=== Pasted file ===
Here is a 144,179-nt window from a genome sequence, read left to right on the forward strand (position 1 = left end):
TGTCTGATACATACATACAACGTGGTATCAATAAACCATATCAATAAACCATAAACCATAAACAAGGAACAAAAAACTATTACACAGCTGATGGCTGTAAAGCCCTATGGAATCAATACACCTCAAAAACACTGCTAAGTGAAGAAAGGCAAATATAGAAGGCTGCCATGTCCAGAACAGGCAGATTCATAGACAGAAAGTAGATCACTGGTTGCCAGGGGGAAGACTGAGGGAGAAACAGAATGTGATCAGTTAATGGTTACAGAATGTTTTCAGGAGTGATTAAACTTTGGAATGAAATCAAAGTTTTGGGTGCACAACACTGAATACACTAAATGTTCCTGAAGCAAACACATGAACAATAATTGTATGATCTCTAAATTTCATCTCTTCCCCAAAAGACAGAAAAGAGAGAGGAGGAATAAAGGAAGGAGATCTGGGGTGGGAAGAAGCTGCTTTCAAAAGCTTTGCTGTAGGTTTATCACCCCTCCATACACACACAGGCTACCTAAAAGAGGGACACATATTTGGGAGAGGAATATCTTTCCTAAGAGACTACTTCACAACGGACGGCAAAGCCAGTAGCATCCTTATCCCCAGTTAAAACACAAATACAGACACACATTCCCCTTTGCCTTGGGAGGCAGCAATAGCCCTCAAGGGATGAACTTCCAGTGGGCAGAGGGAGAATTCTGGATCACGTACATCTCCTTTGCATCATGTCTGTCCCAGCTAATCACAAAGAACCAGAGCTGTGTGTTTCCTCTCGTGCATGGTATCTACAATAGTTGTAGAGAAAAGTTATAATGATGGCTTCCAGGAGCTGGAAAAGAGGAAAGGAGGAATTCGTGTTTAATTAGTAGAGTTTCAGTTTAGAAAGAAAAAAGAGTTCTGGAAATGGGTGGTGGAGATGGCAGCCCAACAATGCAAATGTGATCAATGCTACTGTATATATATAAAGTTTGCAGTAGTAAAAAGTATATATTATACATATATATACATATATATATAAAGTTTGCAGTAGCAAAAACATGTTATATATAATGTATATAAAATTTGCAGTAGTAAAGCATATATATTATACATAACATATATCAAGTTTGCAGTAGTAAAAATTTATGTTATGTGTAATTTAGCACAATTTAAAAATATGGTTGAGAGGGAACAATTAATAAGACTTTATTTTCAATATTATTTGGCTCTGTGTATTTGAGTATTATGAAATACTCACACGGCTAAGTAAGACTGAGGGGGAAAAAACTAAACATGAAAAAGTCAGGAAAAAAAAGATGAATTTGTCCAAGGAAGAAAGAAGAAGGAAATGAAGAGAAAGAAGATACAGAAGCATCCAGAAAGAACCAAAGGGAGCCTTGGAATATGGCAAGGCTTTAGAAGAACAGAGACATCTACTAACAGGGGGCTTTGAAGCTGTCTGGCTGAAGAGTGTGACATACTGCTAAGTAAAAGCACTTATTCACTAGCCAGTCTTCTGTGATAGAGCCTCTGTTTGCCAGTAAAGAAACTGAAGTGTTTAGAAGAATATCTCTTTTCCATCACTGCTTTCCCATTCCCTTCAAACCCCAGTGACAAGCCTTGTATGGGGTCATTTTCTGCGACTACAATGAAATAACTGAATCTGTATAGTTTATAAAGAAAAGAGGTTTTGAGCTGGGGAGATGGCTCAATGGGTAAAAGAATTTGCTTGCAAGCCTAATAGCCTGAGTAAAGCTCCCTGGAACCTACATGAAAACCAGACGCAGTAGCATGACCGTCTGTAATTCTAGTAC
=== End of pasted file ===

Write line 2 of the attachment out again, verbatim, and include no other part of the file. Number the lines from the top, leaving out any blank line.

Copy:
TGTCTGATACATACATACAACGTGGTATCAATAAACCATATCAATAAACCATAAACCATAAACAAGGAACAAAAAACTATTACACAGCTGATGGCTGTAAAGCCCTATGGAATCAATACACCTCAAAAACACTGCTAAGTGAAGAAAGGCAAATATAGAAGGCTGCCATGTCCAGAACAGGCAGATTCATAGACAGAAAGTAGATCACTGGTTGCCAGGGGGAAGACTGAGGGAGAAACAGAATGTGATCAGTTAATGGTTACAGAATGTTTTCAGGAGTGATTAAACTTTGGAATGAAATCAAAGTTTTGGGTGCACAACACTGAATACACTAAATGTTCCTGAAGCAAACACATGAACAATAATTGTATGATCTCTAAATTTCATCTCTTCCCCAAAAGACAGAAAAGAGAGAGGAGGAATAAAGGAAGGAGATCTGGGGTGGGAAGAAGCTGCTTTCAAAAGCTTTGCTGTAGGTTTATCACCCCTCCATACACACACAGGCTACCTAAAAGAGGGACACATATTTGGGAGAGGAATATCTTTCCTAAGAGACTACTTCACAACGGACGGCAAAGCCAGTAGCATCCTTATCCCCAGTTAAAACACAAATACAGACACACATTCCCCTTTGCCTTGGGAGGCAGCAATAGCCCTCAAGGGATGAACTTCCAGTGGGCAGAGGGAGAATTCTGGATCACGTACATCTCCTTTGCATCATGTCTGTCCCAGCTAATCACAAAGAACCAGAGCTGTGTGTTTCCTCTCGTGCATGGTATCTACAATAGTTGTAGAGAAAAGTTATAATGATGGCTTCCAGGAGCTGGAAAAGAGGAAAGGAGGAATTCGTGTTTAATTAGTAGAGTTTCAGTTTAGAAAGAAAAAAGAGTTCTGGAAATGGGTGGTGGAGATGGCAGCCCAACAATGCAAATGTGATCAATGCTACTGTATATATATAAAGTTTGCAGTAGTAAAAAGTATATATTATACATATATATACATATATATATAAAGTTTGCAGTAGCAAAAACATGTTATATATAATGTATATAAAATTTGCAGTAGTAAAGCATATATATTATACATAACATATATCAAGTTTGCAGTAGTAAAAATTTATGTTATGTGTAATTTAGCACAATTTAAAAATATGGTTGAGAGGGAACAATTAATAAGACTTTATTTTCAATATTATTTGGCTCTGTGTATTTGAGTATTATGAAATACTCACACGGCTAAGTAAGACTGAGGGGGAAAAAACTAAACATGAAAAAGTCAGGAAAAAAAAGATGAATTTGTCCAAGGAAGAAAGAAGAAGGAAATGAAGAGAAAGAAGATACAGAAGCATCCAGAAAGAACCAAAGGGAGCCTTGGAATATGGCAAGGCTTTAGAAGAACAGAGACATCTACTAACAGGGGGCTTTGAAGCTGTCTGGCTGAAGAGTGTGACATACTGCTAAGTAAAAGCACTTATTCACTAGCCAGTCTTCTGTGATAGAGCCTCTGTTTGCCAGTAAAGAAACTGAAGTGTTTAGAAGAATATCTCTTTTCCATCACTGCTTTCCCATTCCCTTCAAACCCCAGTGACAAGCCTTGTATGGGGTCATTTTCTGCGACTACAATGAAATAACTGAATCTGTATAGTTTATAAAGAAAAGAGGTTTTGAGCTGGGGAGATGGCTCAATGGGTAAAAGAATTTGCTTGCAAGCCTAATAGCCTGAGTAAAGCTCCCTGGAACCTACATGAAAACCAGACGCAGTAGCATGACCGTCTGTAATTCTAGTAC